Foundation trusts are showing an unprecedented willingness to publicly consider moving away from nationally negotiated staff terms and conditions.

Until now, few organisations have been willing to publicly countenance locally negotiated changes to Agenda for Change.

In April, the Royal College of Nursing passed a motion allowing it to ballot for industrial action if an employer attempted to impose any proposal “which challenges the nationally agreed pay agreement”.

But an HSJ analysis of the latest published three year plans of England’s 138 foundation trusts has found that organisations in at least three of the 10 strategic health authority regions admit they are considering moving away from Agenda for Change.

In the North West, Mid Cheshire Hospitals Foundation Trust’s plan said it was “working alongside other providers at a regional level to consider options to negotiate alternative terms and conditions” on areas including incremental progression and sick pay.

Earlier this year, unions rejected a national proposal from NHS Employers to accept a freeze of Agenda for Change pay increments in exchange for a pledge not to make compulsory redundancies.

Mid Cheshire’s plan says it is “expected” that “national discussions on pay will not continue in the short term” but talks “may commence when trade unions see movement on local pay negotiations undermining future national negotiations”.

University Hospital of South Manchester Foundation Trust’s plan states that from 2012 onwards its board will consider “proposals for changes to terms and conditions outside of the national framework”.

In the West Midlands, Birmingham and Solihull mental health Foundation Trust said it would complete an options appraisal “regarding a move away from Agenda for Change”, as part of plans to save £2.6m a year on terms and conditions and staff allowances by 2014.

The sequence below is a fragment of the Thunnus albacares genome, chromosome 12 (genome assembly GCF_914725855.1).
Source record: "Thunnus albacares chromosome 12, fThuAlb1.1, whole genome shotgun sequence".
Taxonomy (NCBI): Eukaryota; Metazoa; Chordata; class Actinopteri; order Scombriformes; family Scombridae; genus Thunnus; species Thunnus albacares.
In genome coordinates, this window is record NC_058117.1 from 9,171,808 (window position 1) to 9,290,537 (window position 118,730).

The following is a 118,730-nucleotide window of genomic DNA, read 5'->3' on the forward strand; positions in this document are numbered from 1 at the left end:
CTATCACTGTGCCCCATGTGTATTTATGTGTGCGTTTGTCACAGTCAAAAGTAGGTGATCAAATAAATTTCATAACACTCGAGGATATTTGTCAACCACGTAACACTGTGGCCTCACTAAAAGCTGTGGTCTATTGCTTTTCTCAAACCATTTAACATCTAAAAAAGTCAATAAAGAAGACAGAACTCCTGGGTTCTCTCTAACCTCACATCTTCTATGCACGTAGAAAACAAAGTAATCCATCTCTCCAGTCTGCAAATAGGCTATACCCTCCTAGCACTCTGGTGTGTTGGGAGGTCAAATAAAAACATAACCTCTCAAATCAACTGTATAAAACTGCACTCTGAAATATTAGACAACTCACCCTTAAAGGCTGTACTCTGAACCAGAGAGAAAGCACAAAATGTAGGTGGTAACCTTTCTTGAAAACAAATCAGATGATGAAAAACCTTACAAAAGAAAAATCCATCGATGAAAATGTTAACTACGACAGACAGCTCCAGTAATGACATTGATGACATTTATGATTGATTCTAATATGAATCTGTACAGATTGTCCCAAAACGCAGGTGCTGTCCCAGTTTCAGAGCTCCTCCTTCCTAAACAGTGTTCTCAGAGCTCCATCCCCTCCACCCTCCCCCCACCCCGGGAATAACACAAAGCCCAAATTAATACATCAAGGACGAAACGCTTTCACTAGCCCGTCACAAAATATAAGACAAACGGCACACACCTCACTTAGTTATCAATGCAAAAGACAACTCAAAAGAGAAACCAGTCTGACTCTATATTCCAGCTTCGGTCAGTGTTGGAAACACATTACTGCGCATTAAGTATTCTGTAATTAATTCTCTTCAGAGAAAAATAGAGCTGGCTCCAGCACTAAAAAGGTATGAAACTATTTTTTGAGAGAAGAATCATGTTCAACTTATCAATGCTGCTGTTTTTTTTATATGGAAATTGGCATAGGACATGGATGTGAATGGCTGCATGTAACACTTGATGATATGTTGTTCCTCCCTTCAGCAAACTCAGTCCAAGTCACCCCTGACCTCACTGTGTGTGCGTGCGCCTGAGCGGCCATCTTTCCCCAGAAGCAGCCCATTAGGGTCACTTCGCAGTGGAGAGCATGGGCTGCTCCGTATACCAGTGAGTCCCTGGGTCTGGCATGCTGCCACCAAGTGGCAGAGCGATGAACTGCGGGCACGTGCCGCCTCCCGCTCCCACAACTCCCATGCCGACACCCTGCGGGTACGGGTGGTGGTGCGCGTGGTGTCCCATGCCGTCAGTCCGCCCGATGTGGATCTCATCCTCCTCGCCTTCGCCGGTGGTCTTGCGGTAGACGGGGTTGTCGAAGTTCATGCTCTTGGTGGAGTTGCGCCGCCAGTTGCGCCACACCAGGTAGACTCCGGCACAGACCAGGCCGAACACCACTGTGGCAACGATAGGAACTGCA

And in the South East Coast region, Royal Surrey County Hospital Foundation Trust has recently completed a poll of staff asking if they would accept watering down their nationally agreed terms and conditions in exchange for fewer job cuts.

Central Manchester University Hospitals’ attempt to withhold pay increments from those with poor attendance is being legally challenged by unions.

Some trusts may find other ways of watering down NHS terms and conditions. Calderstones Partnership Foundation Trust said it had made “substantial progress” towards setting up a social enterprise subsidiary which will employ staff on non-NHS terms and conditions. The subsidiary will initially be used to win new business, but from 2013-14 the trust aims to transfer its existing business contracts to the cheaper entity.

NHS Confederation chief executive Mike Farrar said although some trusts were attempting local deals, he expected more to be done nationally this winter to secure changes to Agenda for Change terms and conditions for 2012-13. He added there was a “huge responsibility” on employers and unions to find ways of saving money on staff costs while protecting jobs.

RCN head of employment relations Josie Irwin warned that while employers might achieve “short term benefits” by moving away from the national deal she was concerned they “haven’t done the cost benefit analysis [about] engaging in those kinds of discussions, with all their potential for industrial disharmony”.

Ms Irwin added the Calderstones plan was “aggressive, threatening and crude”. A Calderstones spokesman said any changes would involve engagement with staff.

Birmingham and Solihull Mental Health Foundation Trust organisational development director Frances Allcock said it was “good management” to assess “all the possible options”.

An NHS Employers spokesman said it was “essential” that employers had discussions with local trade unions and staff about the implications of the financial challenges.